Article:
One Horned Rhino

Greater one horned rhino

Who is the one with one horn on the nose? 
Do you know?  Not know, I suppose.
He can very well swim. But doesn’t want to stay trim.
So often he’d like to wallow. And find waters that are shallow.
Endangered! Is what the story goes. 
Lets save him, help him ease his woes.

No prizes for guessing that  the creature we are talking about in the jingle is a one horned rhinoceros.  

Rhinoceros are commonly known as rhinos.  Rhinos are mostly herbivores and love to wallow in the water. Although good swimmers they prefer not to swim. There are five known species two of them found in Africa and the rest three in Asia. Rhinos are endangered because of poaching. Their horns make excellent dagger handles and powdered horn is used to make medicines – and that is why they are hunted and killed and so that their horns can be cut off.

The African and Sumatran rhinos are two horned where as the Indian and Javan rhinos are one horned.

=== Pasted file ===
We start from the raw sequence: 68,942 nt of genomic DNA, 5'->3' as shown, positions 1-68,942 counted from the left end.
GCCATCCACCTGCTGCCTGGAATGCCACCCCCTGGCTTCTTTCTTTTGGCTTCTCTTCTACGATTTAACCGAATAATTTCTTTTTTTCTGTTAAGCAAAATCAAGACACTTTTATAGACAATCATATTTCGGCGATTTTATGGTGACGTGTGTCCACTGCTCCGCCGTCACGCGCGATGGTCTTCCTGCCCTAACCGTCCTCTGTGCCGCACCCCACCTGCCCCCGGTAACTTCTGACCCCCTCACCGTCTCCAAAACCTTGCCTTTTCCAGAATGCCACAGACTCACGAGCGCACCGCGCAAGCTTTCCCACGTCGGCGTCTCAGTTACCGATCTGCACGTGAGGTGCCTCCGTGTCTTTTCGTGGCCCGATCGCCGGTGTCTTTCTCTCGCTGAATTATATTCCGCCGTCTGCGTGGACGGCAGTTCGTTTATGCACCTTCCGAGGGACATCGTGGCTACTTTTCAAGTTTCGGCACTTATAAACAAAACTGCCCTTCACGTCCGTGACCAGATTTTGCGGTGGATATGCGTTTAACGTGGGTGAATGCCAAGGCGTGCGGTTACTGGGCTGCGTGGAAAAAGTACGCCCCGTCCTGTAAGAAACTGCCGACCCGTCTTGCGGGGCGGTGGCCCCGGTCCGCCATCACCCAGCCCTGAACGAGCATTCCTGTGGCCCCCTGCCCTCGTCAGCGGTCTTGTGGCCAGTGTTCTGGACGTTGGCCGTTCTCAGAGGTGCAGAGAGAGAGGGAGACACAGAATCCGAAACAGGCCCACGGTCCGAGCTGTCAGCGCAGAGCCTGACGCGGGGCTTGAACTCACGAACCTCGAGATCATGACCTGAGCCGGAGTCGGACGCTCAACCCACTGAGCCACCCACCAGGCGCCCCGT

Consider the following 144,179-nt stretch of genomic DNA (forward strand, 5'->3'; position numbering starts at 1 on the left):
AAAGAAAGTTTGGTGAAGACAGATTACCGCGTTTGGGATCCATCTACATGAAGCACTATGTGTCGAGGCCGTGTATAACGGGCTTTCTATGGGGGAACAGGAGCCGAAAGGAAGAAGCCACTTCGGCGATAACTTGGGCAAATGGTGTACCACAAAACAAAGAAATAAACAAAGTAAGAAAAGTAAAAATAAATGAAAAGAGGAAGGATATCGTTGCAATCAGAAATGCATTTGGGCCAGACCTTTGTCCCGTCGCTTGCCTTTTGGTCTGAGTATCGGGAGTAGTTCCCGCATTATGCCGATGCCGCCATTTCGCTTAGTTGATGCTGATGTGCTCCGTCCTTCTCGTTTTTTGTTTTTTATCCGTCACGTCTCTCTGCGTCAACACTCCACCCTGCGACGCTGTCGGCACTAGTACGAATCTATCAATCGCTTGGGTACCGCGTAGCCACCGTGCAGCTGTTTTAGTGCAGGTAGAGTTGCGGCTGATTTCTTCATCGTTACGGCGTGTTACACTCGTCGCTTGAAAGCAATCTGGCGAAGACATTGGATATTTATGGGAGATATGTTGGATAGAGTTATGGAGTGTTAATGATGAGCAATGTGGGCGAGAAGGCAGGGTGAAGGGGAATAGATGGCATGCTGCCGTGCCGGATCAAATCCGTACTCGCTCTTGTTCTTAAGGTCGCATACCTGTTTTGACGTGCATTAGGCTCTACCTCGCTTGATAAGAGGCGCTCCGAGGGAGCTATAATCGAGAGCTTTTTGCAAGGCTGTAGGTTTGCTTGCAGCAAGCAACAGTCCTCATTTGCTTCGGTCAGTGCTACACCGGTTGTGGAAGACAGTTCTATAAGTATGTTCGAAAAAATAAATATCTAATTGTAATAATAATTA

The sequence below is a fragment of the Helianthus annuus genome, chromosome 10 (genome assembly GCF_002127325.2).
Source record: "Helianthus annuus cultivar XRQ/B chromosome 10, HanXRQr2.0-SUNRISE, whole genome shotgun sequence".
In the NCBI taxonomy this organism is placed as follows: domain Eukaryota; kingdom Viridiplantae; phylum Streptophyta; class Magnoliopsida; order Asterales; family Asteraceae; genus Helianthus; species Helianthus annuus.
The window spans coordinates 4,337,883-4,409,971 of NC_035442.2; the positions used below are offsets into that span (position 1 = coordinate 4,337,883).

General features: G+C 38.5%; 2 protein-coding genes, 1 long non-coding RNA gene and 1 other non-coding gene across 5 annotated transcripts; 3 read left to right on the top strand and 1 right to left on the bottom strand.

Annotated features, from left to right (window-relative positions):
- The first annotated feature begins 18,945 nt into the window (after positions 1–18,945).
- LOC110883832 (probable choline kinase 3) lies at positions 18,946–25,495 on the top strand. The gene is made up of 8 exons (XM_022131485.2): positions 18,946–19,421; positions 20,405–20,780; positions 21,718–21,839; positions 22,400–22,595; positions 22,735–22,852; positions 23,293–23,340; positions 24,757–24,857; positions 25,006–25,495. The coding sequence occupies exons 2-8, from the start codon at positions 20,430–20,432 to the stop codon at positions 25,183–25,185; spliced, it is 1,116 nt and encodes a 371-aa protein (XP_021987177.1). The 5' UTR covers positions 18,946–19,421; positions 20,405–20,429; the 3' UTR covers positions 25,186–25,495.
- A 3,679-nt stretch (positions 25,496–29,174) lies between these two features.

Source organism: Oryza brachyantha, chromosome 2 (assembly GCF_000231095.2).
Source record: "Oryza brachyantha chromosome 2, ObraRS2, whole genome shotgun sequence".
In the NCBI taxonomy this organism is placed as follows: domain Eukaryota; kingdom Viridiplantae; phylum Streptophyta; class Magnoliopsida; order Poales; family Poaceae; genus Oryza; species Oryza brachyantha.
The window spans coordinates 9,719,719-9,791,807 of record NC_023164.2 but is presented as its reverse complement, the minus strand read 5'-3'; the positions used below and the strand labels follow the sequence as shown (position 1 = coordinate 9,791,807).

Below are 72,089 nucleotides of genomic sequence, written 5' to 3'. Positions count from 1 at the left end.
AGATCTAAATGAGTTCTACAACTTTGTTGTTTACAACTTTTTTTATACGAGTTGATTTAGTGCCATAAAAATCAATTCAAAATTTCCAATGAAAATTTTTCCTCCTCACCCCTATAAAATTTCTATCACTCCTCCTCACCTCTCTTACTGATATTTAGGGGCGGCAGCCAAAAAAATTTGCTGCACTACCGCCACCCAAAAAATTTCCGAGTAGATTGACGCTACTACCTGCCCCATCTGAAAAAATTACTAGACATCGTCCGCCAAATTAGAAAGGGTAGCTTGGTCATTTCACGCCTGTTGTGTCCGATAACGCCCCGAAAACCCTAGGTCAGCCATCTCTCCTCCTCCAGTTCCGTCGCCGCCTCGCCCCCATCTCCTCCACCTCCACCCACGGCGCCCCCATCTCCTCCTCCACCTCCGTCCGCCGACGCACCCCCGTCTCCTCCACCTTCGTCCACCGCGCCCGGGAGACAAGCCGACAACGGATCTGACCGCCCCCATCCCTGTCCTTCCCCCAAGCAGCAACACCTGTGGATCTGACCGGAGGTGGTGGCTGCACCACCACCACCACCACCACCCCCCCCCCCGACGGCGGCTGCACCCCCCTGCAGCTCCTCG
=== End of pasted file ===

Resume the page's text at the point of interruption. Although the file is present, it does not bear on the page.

The one horned rhino is classified into two categories

  • Greater one-horned rhinos or Indian rhinos –  They are found in the India subcontinent. In Asia this is the largest mammal next to elephant. They can weigh a maximum of 4000 kgs. There are around 2575 of these rhinos left now. Around 2000 of these are in Kaziranga National park.
  • Lesser one-horned rhinos or Javan rhinos – There are very few of these left now. With a population of as few as 40 in Ujung Kulon National Park. The Javan rhino can live up to 30–45 years in the wild. They are scared of humans and attack only when they are threatened. They are almost on the verge of extinction as any natural disaster can wipe out the remaining rhinos.
Rhinos are a great specimen of history as they have evolved very little even after thousands of years. We should all do our bit to protect them from becoming extinct.


Check out this video of Javan rhino  by WWF and Indonesia’s National Park Authority:

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